IC-C6IDT-IC 1.62 −3.91 −5.69 0.89 15.05 0.65 2.90 × 10−4 5.10 × 10−5 8.71 (8.57) PBDB-T 61
IT-M 1.60 −3.98 −5.58 0.94 17.44 0.74 1.10 × 10−4 3.33 × 10−4 12.05 (11.48) PBDB-T 1.0% DIO 62
IT-DM 1.63 −3.93 −5.56 0.97 16.48 0.71 4.70 × 10−5 2.29 × 10−4 11.29 (10.79) PBDB-T 1.0% DIO 62
IT-4F 1.51 −4.14 −5.66 0.88 20.88 0.71 4.32 × 10−4 3.25 × 10−4 13.10 (—) PBDBT-SF 0.5% DIO 64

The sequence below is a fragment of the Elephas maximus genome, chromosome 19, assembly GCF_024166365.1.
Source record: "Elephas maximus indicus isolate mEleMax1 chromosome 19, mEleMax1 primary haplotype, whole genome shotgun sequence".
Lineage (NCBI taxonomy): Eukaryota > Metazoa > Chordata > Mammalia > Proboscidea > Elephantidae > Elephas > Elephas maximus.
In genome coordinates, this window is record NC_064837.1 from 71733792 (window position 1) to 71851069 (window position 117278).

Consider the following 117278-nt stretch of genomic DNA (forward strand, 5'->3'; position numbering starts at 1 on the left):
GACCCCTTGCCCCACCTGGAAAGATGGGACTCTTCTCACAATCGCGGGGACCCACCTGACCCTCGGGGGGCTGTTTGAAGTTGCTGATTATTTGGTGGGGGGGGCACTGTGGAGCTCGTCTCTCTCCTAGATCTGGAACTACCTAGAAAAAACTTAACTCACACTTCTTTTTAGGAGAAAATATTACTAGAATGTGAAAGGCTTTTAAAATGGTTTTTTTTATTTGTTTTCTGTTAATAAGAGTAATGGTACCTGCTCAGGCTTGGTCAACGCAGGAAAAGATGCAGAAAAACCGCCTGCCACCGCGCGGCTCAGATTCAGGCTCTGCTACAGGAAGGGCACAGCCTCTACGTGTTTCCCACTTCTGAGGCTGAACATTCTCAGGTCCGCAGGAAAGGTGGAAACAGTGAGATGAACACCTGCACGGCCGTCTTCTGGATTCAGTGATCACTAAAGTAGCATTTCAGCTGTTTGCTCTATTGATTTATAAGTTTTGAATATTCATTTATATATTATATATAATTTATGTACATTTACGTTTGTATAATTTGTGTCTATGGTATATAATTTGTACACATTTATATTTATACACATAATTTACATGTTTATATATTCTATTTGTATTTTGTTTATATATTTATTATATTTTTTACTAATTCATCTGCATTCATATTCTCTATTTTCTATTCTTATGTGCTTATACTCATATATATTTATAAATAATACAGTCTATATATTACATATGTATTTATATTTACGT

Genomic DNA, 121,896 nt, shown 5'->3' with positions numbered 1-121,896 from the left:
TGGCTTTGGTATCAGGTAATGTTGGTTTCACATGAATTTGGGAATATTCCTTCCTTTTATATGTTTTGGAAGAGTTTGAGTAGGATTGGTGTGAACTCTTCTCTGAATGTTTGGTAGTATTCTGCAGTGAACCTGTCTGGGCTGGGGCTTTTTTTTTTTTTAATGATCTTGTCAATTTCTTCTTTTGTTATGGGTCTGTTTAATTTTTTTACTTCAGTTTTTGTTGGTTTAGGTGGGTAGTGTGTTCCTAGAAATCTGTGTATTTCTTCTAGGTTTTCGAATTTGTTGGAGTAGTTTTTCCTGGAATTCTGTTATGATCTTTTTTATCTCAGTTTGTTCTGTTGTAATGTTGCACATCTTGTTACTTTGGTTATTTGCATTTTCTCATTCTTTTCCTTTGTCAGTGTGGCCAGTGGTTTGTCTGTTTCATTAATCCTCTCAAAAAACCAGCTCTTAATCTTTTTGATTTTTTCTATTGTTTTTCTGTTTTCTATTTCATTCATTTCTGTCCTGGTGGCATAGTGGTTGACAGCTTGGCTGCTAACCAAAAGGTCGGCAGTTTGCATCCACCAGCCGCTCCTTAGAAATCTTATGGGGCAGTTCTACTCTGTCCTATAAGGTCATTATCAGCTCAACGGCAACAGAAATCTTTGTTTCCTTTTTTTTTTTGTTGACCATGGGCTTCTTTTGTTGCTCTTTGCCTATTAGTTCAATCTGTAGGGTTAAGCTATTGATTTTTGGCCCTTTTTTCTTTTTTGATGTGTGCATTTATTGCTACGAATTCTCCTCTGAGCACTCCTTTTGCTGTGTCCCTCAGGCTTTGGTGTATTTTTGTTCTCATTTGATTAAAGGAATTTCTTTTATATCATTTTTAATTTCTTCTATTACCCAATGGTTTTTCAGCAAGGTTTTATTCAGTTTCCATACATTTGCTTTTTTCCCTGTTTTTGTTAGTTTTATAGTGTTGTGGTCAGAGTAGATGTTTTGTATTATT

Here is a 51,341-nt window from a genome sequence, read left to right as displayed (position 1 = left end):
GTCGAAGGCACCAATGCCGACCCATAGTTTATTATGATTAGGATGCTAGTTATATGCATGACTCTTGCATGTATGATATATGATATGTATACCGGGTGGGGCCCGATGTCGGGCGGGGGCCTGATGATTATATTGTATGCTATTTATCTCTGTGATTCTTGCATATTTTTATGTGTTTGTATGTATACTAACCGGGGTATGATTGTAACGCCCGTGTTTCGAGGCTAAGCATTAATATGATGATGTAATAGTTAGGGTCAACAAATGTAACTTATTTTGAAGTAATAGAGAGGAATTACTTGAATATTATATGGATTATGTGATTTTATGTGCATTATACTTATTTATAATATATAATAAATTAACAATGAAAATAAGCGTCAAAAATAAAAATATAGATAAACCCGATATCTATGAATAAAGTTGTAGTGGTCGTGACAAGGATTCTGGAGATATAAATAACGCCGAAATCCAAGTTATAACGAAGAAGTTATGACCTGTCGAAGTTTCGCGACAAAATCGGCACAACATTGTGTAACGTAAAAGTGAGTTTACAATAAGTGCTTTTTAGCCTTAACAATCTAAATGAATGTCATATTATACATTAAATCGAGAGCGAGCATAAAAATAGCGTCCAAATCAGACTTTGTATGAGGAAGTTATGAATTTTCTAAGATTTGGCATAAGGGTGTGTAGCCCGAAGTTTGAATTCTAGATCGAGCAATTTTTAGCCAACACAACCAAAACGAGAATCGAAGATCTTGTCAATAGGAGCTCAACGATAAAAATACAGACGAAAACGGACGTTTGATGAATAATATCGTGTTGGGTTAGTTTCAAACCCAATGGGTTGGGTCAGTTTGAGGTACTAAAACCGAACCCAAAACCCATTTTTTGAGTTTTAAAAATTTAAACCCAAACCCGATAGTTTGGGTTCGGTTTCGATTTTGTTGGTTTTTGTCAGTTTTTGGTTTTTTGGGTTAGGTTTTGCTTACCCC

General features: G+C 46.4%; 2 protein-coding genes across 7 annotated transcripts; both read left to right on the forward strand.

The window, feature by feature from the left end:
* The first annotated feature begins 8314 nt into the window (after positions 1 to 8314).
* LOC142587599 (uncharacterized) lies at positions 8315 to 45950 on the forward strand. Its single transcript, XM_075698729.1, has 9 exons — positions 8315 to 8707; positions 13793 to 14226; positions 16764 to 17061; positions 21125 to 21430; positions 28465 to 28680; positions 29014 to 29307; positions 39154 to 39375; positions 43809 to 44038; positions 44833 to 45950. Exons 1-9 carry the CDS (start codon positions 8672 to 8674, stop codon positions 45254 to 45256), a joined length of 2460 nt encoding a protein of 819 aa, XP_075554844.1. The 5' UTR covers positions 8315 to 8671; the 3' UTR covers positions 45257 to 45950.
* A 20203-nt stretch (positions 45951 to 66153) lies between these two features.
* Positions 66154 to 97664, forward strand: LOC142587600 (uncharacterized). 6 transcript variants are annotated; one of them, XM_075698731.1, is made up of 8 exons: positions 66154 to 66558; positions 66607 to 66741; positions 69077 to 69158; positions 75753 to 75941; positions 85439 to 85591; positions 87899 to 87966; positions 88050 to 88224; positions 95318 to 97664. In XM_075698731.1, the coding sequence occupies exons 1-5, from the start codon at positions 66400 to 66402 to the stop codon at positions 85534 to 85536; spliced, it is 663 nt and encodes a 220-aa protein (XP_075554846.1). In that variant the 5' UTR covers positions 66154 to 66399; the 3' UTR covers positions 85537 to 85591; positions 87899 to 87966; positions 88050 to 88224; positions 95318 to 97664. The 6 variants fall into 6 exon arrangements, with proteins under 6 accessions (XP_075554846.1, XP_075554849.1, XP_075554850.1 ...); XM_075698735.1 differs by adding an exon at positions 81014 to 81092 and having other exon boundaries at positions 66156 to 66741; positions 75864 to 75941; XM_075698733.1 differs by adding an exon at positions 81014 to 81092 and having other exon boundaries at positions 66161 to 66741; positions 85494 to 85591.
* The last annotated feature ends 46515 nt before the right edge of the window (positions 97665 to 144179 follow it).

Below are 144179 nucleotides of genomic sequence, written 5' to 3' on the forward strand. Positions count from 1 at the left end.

m-ITIC 1.58 −3.82 −5.52 0.91 18.31 0.71 1.30 × 10−4 1.54 × 10−4 11.77 (11.49) J61 66
BT-IC 1.43 −3.85 −5.43 0.90 17.75 0.66 7.60 × 10−4 3.53 × 10−4 10.46 (10.28) J71 67